Hunting season in St. Clair not just for the boys
by Gary Hanner
Feb 15, 2013 | 4602 views |  0 comments | 3 3 recommendations | email to a friend | print
Frances Tipton has been teaching her niece Tammy Phillips how to hunt the past year or so. The two are looking forward to turkey season, which starts March 15.
Frances Tipton has been teaching her niece Tammy Phillips how to hunt the past year or so. The two are looking forward to turkey season, which starts March 15.
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RAGLAND – Frances Tipton became interested in deer hunting in an unusual way.
 
It was in 1996 when her husband Kenneth, came home with $200 worth of hunting clothes.
 
“It made me so mad,” Frances said. “I had never spent that much at one time on clothes for me. So I told him he was taking me hunting, and the rest as they say, is history.”
 
“I’ve been a hunter all my life,” Kenneth said. “For 32 years she fussed at me before she started hunting. Because I would stay gone so much. When she said she wanted to go, I said that’s fine, just get out here and shoot this gun. What she knows, I taught her.”
 
She has killed five deer total — three bucks and two does, along with four turkeys.
 
The Tiptons have lived in Ragland the past 14 years.
 
Frances owns a 30/30 rifle, a 20-gauge shotgun, and a 12-gauge shotgun.
 
She was by herself when she shot her first deer in January 1997.
 
“Kenneth had shown me what to do,” she said. “The rules, the precautions to take, what to look at, etc. He gave me all the fundamentals I needed to hunt by myself.”
 
Kenneth was sitting in a truck, and a friend came up to him and said, “Frances is wearing it out over there.”
 
That first deer – it was a buck – now hangs on the wall in their home, alongside one that Kenneth killed.
 
“I didn’t even feel the gun kick,” Frances said. “The adrenalin goes so high in you. I heard something going tick, tick, tick, tick, and it was my body shaking the bullets in my pocket. That’s how nervous I was, and that adrenalin was going. It was fantastic.”
 
Through the years, a group of friends would gather and dog hunt, but they are no longer able to hunt with dogs.
 
“For a long time, I was the only female,” Frances said.
 
When asked if she was the first female deer hunter in Ragland, Frances said it is very possible.
 
“Now there may have been some that we did not know about,” she said. “But out there in that particular group of hunters, yes, I was the first female. And a lot of them didn’t like it.”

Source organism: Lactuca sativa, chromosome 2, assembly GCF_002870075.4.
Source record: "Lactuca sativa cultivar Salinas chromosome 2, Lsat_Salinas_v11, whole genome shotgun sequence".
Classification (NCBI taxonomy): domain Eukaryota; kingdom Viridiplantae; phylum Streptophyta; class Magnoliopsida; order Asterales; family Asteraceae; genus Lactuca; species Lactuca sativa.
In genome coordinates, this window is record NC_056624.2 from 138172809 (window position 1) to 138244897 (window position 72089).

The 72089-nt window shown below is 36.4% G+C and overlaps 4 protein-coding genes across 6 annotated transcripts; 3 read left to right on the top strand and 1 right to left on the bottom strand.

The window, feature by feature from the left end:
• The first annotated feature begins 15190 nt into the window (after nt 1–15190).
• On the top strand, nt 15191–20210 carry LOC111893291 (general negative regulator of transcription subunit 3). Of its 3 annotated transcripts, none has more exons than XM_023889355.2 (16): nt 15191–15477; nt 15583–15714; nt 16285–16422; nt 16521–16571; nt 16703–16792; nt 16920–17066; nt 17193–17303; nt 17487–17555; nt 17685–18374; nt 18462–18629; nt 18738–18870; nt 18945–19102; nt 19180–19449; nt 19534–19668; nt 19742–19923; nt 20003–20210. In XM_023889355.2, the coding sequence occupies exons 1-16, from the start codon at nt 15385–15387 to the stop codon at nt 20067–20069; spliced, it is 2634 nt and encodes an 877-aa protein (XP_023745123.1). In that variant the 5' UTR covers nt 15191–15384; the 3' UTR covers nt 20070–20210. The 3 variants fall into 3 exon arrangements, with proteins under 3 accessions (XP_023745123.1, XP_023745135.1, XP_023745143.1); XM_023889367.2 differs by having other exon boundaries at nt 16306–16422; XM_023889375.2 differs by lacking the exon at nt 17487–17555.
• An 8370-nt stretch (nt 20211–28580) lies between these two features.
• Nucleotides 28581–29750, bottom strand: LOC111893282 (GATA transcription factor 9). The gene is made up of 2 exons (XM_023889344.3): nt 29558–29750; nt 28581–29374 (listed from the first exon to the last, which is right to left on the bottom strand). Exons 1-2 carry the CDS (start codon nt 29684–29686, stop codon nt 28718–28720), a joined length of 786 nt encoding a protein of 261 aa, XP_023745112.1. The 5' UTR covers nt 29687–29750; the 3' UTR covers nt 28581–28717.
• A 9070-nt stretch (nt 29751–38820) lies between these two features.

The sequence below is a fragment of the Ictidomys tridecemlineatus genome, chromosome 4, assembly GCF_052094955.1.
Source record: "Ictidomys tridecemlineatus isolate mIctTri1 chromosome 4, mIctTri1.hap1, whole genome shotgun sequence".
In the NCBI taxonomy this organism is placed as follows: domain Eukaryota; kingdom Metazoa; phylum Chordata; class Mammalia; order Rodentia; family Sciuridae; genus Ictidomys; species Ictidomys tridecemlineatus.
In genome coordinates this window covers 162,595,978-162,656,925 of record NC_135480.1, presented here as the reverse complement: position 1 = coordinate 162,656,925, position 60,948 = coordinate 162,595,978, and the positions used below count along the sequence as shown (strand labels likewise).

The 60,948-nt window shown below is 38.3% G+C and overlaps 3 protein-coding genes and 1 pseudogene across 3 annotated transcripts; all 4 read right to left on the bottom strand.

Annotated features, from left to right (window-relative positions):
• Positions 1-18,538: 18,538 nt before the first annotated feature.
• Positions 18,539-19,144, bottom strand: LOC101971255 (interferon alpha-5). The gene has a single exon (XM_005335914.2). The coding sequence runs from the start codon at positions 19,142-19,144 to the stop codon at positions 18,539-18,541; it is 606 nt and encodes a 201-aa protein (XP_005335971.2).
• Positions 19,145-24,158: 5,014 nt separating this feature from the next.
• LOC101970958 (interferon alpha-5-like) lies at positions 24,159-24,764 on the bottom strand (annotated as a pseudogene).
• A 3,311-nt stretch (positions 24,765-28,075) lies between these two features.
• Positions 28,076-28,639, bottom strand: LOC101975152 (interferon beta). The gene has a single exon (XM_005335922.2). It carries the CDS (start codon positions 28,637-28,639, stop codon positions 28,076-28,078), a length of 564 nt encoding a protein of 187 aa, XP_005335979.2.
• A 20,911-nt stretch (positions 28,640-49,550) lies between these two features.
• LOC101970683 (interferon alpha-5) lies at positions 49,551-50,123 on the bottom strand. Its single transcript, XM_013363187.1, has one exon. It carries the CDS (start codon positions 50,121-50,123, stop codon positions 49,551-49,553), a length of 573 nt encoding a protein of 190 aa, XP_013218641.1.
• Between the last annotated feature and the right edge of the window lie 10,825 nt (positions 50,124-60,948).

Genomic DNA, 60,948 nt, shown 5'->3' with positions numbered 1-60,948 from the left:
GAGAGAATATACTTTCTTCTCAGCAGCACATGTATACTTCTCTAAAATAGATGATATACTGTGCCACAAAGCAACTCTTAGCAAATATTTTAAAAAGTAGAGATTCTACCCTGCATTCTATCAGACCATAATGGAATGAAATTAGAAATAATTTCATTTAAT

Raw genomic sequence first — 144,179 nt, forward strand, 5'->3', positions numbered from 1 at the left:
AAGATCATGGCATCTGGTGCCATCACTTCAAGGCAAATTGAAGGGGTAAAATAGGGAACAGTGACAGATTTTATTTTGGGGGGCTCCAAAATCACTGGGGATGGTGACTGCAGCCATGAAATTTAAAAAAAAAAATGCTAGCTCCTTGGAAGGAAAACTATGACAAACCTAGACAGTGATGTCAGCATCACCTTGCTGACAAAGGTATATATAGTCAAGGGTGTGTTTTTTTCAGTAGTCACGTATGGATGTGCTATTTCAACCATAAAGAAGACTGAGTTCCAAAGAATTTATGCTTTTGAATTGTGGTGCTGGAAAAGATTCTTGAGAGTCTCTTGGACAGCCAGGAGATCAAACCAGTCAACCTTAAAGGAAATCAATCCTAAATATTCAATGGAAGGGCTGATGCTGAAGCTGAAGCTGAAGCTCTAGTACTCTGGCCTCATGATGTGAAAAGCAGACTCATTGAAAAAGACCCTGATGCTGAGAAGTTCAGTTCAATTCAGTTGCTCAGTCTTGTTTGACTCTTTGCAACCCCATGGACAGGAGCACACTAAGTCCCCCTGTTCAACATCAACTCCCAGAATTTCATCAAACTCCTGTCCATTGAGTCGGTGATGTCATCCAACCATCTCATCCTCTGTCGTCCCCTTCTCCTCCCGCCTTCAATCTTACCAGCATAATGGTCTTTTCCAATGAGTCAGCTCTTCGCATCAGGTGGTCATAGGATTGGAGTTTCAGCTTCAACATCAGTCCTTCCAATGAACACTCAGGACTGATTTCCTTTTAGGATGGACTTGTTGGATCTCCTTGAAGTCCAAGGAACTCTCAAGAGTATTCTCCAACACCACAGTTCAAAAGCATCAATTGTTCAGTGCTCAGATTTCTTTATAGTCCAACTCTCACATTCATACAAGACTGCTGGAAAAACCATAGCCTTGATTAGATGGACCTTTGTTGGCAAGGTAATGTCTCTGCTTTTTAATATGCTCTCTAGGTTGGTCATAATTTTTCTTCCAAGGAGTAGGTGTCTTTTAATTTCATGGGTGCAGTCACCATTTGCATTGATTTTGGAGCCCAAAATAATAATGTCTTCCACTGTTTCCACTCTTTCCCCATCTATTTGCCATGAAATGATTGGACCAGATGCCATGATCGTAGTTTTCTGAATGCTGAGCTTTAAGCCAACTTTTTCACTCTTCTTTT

As time has passed, Frances said more female hunters have joined the group — like Brooke Evans.
 
Frances has several nieces, but the first niece to go hunting with her was Tammy Phillips.
 
“She begged to go hunting,” Frances said. “ I didn’t think she was serious. But I got to thinking and remembered how people didn’t take me serious to begin with. They all thought I was out there to tag along, but I meant business. I saw where Tammy meant business, so that changed my mind. We went turkey hunting one time, and she killed a snake. I can’t wait ‘til she kills her first turkey or deer.”
 
“I knew it would not hurt us, but we were about to hurt ourselves,” Tammy said. “It was headed toward the tent. I blew that sucker in two with the first shot.”
 
Frances said in the past, she has taken her granddaughters hunting. The oldest one killed a deer with Kenneth while the youngest granddaughter killed a deer with her.
 
“I want my girls to know how to survive,” Frances said.
 
Frances said her first encounter with venison was with her grandmother on her father’s side.
 
“She knew how to cook everything,” she said. “She also taught me how to clean a turtle, because that was the best meat.”
 
Tammy said she has the desire to go out in the woods, hunt deer and turkey, and is looking forward to the day when she actually kills one.
 
“The adrenaline rush is there,” Tammy said. “To be sitting there, and watching, and it’s quiet and you’re listening to everything around you, it is something. It is so quiet and peaceful out there. If you would have asked me 10 years ago if I would have been out in the woods hunting deer, I would have said absolutely not. It is enjoyable, but now, it’s more to me just to prove that I can.”
 
Although deer season is over, turkey season starts March 15, and the two women can’t wait.
 
“I love sitting there, and calling that turkey,” Frances said. “Talking sweet to that turkey, and then when he comes, I’ll blow his head off.”
 
Frances said she has seen Doug Evans, Bruce Evans and Brett Evans all kill deer in one day about six years ago.
 
“I saw three generations kill deer in one day,” she said. “Not many women in St. Clair County can boast about seeing that in one day. Then, Kenneth and I killed a deer each that day as well.”
 
Tammy went out on a limb last week, and said she is predicting that she kills her first deer when deer season starts again next November.

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